In this article we are going to look at some common crochet mistakes, and how to make sure that they don’t happen to you!
You think you have followed the instructions in the crochet pattern on the youtube video.
You are so proud of how well you are getting on.
Then suddenly it hits you.
You aren’t really getting on at all.
Mistakes are a part of learning. I genuinely think that if we push through them, they often help us to become better in the long run. But that’s only if they don’t put us off entirely when they happen.
So although it’s great to learn from your mistakes, it is even better to get off on the right foot. Enthusiasm (and in my case a healthy pinch of stubborness too) is the key to mastering any skill. It’s best not to have that positive energy stamped out before you have taken all of your hooks out their new packet.
Hook, Yarn and Sink (h)er…
I made a lot of mistakes at the start of my crocheting journey.
I managed to get through the early days with a combination of YouTube, Google, books and advice from friends.
All of which was pointed at fixing mistakes, rather than avoiding them.
So let’s take a look at what went wrong, and how you can make sure that you avoid it happening to you too!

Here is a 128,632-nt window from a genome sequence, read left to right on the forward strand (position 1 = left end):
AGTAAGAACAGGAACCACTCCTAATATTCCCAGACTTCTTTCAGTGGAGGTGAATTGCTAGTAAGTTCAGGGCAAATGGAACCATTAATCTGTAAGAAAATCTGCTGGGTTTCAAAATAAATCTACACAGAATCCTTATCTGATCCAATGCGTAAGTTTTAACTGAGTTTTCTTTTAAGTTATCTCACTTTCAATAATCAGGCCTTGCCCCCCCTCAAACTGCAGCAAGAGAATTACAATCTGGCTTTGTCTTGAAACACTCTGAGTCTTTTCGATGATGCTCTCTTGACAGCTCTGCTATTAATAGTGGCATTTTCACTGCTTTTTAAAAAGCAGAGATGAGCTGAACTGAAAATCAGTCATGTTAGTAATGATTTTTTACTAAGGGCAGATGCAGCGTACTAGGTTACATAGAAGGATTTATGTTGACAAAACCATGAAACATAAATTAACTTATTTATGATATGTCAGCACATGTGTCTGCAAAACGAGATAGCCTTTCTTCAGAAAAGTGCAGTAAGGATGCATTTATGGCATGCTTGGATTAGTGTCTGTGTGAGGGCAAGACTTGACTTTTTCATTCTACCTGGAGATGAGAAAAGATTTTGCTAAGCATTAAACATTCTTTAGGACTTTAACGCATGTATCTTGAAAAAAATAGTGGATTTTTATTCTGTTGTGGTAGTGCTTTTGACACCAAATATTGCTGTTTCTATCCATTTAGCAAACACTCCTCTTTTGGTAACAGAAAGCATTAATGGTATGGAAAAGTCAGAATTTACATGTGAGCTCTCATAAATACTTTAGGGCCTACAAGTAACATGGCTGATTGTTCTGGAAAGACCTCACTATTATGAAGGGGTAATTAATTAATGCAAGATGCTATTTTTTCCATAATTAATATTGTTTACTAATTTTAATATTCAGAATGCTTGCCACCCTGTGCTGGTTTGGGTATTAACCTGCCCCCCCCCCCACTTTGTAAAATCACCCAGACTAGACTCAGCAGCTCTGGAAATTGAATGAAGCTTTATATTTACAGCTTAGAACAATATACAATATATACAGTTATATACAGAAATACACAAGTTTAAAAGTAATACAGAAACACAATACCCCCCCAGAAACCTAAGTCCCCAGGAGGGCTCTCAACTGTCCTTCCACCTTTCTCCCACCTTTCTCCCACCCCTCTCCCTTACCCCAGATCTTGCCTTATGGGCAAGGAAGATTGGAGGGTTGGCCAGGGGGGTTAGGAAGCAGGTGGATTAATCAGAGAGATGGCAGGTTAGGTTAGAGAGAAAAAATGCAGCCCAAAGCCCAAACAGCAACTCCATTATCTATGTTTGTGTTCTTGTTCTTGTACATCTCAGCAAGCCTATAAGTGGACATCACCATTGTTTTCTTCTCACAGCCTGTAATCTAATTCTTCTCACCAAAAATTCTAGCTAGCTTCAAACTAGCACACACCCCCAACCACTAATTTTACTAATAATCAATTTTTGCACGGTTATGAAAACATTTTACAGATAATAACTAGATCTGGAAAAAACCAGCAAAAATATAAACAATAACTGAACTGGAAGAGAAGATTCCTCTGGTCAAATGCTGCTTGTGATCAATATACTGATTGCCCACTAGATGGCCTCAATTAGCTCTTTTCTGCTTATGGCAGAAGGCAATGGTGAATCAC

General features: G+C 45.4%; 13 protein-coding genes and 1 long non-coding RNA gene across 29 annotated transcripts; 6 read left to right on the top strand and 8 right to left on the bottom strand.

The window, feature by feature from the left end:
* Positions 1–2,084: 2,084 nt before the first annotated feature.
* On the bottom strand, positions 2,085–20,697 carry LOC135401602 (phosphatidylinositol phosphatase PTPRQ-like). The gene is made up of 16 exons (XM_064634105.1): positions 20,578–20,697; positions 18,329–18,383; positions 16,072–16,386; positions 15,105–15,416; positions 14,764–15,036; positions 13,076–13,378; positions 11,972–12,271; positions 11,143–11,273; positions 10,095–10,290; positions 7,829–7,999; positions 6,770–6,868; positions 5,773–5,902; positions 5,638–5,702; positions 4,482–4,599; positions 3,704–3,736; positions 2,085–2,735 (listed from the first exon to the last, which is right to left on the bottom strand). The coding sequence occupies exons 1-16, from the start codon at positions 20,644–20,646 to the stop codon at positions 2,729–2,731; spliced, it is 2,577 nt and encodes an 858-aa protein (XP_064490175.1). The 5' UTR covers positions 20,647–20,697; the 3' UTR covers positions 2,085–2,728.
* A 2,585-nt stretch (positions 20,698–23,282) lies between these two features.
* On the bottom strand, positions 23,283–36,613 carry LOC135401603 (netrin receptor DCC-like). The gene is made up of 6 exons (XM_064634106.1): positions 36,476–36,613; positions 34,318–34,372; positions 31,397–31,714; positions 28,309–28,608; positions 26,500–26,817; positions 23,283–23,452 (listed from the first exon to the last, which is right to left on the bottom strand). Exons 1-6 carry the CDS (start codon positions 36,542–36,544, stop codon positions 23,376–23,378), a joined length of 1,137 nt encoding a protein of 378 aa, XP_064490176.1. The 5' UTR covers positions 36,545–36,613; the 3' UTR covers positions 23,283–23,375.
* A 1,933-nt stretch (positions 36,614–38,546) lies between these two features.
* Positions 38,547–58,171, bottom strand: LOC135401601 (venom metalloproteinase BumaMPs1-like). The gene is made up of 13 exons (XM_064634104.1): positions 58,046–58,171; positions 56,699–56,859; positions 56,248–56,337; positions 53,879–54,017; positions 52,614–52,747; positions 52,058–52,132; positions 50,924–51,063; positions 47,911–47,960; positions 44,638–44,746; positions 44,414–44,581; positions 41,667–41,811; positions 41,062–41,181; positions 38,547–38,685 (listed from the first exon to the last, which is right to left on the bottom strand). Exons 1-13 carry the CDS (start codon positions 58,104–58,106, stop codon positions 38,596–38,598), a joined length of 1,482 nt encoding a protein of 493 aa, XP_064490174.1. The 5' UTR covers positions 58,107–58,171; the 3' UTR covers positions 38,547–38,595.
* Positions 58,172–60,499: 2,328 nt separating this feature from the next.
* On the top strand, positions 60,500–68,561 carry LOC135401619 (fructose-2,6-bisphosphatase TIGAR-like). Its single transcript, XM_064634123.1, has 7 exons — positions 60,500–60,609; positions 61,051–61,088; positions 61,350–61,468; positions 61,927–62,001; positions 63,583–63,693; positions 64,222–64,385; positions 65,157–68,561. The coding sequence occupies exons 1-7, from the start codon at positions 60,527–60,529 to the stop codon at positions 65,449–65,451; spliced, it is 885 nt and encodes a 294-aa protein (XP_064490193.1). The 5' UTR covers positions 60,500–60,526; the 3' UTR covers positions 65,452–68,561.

1. Follow the crochet instructions carefully
It sounds obvious, but you would be amazed how many of my mistakes have been as a result of missing a single instruction or note in a pattern. Before stitching each row, read the instructions for it to the letter. Skim reading is not your friend.
2. Make sure you understand the crochet terminology
It is all well and good following the instructions, but you will find yourself in deep water fairly rapidly if you are translating them incorrectly. The most common mistake is confusing whether the author is referring to double crochets US or UK. Check before you start to avoid wasting your time.
Not sure what a sl or sc is? Don’t just guess!
3. Use the right crochet equipment
You will often be able scale your work up or down by using different hook sizes. You will also be able to switch textures and final appearances with varying brands, types and thicknesses of yarn. But there are parameters to this, and the only way you will find out what works is with practice.
If your instructions clearly say to use 4-ply yarn and a 4mm hook, then that is what you should use the first time you make the item
4. Use stitch markers when you crochet
Counting might seem on the surface to be easier than fiddling around with a stitch marker, but the larger your rows become the more you will struggle. Even if you are sitting in a quiet room with no distractions, losing count is still a possibility.
Realising you have lost count is frustrating. But if you lose count without realising then your row will have the wrong number of stitches. You won’t realise until you can’t produce the subsequent row correctly.
I have tried moving on and adjusting the numbers of stitches to make the piece total work again, but this just leaves you with an odd bump in your finished work.